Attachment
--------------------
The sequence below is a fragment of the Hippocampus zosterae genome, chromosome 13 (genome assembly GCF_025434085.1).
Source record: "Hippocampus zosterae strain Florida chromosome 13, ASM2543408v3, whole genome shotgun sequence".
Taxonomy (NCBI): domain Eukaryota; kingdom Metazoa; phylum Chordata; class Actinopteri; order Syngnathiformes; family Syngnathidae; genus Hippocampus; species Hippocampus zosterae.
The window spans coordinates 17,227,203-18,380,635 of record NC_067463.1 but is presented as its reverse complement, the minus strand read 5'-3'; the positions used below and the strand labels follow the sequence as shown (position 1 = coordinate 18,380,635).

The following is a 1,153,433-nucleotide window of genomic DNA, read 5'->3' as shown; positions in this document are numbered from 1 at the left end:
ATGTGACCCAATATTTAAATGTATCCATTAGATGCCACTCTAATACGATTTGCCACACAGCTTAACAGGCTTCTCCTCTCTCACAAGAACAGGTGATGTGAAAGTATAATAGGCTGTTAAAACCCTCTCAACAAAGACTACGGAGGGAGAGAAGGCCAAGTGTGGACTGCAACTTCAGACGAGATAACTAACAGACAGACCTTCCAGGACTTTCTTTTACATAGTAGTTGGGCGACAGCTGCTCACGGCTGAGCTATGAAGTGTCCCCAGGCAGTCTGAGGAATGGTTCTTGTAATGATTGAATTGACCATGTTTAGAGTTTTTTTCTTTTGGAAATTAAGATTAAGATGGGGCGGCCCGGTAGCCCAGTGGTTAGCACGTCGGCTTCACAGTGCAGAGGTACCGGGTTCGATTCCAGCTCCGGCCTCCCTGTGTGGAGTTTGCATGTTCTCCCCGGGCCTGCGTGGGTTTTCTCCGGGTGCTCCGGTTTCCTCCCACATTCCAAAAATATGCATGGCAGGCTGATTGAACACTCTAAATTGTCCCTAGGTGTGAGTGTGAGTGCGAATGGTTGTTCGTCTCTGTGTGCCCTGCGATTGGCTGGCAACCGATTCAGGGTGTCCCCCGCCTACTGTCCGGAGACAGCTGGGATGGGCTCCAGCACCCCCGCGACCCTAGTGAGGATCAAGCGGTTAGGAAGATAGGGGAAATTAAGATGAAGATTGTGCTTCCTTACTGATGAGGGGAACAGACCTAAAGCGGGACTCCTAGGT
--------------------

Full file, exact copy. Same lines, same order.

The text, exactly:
The sequence below is a fragment of the Hippocampus zosterae genome, chromosome 13 (genome assembly GCF_025434085.1).
Source record: "Hippocampus zosterae strain Florida chromosome 13, ASM2543408v3, whole genome shotgun sequence".
Taxonomy (NCBI): domain Eukaryota; kingdom Metazoa; phylum Chordata; class Actinopteri; order Syngnathiformes; family Syngnathidae; genus Hippocampus; species Hippocampus zosterae.
The window spans coordinates 17,227,203-18,380,635 of record NC_067463.1 but is presented as its reverse complement, the minus strand read 5'-3'; the positions used below and the strand labels follow the sequence as shown (position 1 = coordinate 18,380,635).

The following is a 1,153,433-nucleotide window of genomic DNA, read 5'->3' as shown; positions in this document are numbered from 1 at the left end:
ATGTGACCCAATATTTAAATGTATCCATTAGATGCCACTCTAATACGATTTGCCACACAGCTTAACAGGCTTCTCCTCTCTCACAAGAACAGGTGATGTGAAAGTATAATAGGCTGTTAAAACCCTCTCAACAAAGACTACGGAGGGAGAGAAGGCCAAGTGTGGACTGCAACTTCAGACGAGATAACTAACAGACAGACCTTCCAGGACTTTCTTTTACATAGTAGTTGGGCGACAGCTGCTCACGGCTGAGCTATGAAGTGTCCCCAGGCAGTCTGAGGAATGGTTCTTGTAATGATTGAATTGACCATGTTTAGAGTTTTTTTCTTTTGGAAATTAAGATTAAGATGGGGCGGCCCGGTAGCCCAGTGGTTAGCACGTCGGCTTCACAGTGCAGAGGTACCGGGTTCGATTCCAGCTCCGGCCTCCCTGTGTGGAGTTTGCATGTTCTCCCCGGGCCTGCGTGGGTTTTCTCCGGGTGCTCCGGTTTCCTCCCACATTCCAAAAATATGCATGGCAGGCTGATTGAACACTCTAAATTGTCCCTAGGTGTGAGTGTGAGTGCGAATGGTTGTTCGTCTCTGTGTGCCCTGCGATTGGCTGGCAACCGATTCAGGGTGTCCCCCGCCTACTGTCCGGAGACAGCTGGGATGGGCTCCAGCACCCCCGCGACCCTAGTGAGGATCAAGCGGTTAGGAAGATAGGGGAAATTAAGATGAAGATTGTGCTTCCTTACTGATGAGGGGAACAGACCTAAAGCGGGACTCCTAGGT